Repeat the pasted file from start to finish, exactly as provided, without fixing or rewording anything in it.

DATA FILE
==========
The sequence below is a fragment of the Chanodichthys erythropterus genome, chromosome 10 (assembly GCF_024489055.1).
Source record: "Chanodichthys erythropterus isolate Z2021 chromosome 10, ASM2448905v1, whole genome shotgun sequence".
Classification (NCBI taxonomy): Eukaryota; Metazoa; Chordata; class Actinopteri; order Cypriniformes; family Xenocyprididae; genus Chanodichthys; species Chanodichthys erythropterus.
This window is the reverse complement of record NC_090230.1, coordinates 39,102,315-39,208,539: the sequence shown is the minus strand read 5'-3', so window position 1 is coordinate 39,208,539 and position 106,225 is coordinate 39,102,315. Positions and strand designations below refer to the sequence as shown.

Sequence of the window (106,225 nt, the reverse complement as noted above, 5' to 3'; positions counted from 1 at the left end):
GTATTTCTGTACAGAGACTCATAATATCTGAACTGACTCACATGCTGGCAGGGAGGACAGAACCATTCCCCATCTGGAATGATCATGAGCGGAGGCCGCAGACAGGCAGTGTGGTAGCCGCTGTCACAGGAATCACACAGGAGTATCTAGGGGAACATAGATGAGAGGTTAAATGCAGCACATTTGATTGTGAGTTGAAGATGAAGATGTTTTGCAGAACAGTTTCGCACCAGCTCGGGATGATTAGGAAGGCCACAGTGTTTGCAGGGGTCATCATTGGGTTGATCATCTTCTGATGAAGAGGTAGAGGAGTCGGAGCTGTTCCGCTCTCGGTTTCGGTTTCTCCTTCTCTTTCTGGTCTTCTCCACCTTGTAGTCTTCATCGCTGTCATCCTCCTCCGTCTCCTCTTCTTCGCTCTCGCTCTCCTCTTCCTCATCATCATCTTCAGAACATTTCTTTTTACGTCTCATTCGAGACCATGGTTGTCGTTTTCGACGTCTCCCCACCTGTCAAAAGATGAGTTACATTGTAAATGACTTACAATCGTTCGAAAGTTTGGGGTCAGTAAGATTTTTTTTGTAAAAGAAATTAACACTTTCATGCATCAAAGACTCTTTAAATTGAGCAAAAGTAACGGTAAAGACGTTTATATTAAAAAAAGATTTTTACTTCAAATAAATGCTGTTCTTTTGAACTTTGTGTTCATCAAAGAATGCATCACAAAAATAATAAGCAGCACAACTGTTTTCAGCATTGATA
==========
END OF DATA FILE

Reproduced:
The sequence below is a fragment of the Chanodichthys erythropterus genome, chromosome 10 (assembly GCF_024489055.1).
Source record: "Chanodichthys erythropterus isolate Z2021 chromosome 10, ASM2448905v1, whole genome shotgun sequence".
Classification (NCBI taxonomy): Eukaryota; Metazoa; Chordata; class Actinopteri; order Cypriniformes; family Xenocyprididae; genus Chanodichthys; species Chanodichthys erythropterus.
This window is the reverse complement of record NC_090230.1, coordinates 39,102,315-39,208,539: the sequence shown is the minus strand read 5'-3', so window position 1 is coordinate 39,208,539 and position 106,225 is coordinate 39,102,315. Positions and strand designations below refer to the sequence as shown.

Sequence of the window (106,225 nt, the reverse complement as noted above, 5' to 3'; positions counted from 1 at the left end):
GTATTTCTGTACAGAGACTCATAATATCTGAACTGACTCACATGCTGGCAGGGAGGACAGAACCATTCCCCATCTGGAATGATCATGAGCGGAGGCCGCAGACAGGCAGTGTGGTAGCCGCTGTCACAGGAATCACACAGGAGTATCTAGGGGAACATAGATGAGAGGTTAAATGCAGCACATTTGATTGTGAGTTGAAGATGAAGATGTTTTGCAGAACAGTTTCGCACCAGCTCGGGATGATTAGGAAGGCCACAGTGTTTGCAGGGGTCATCATTGGGTTGATCATCTTCTGATGAAGAGGTAGAGGAGTCGGAGCTGTTCCGCTCTCGGTTTCGGTTTCTCCTTCTCTTTCTGGTCTTCTCCACCTTGTAGTCTTCATCGCTGTCATCCTCCTCCGTCTCCTCTTCTTCGCTCTCGCTCTCCTCTTCCTCATCATCATCTTCAGAACATTTCTTTTTACGTCTCATTCGAGACCATGGTTGTCGTTTTCGACGTCTCCCCACCTGTCAAAAGATGAGTTACATTGTAAATGACTTACAATCGTTCGAAAGTTTGGGGTCAGTAAGATTTTTTTTGTAAAAGAAATTAACACTTTCATGCATCAAAGACTCTTTAAATTGAGCAAAAGTAACGGTAAAGACGTTTATATTAAAAAAAGATTTTTACTTCAAATAAATGCTGTTCTTTTGAACTTTGTGTTCATCAAAGAATGCATCACAAAAATAATAAGCAGCACAACTGTTTTCAGCATTGATA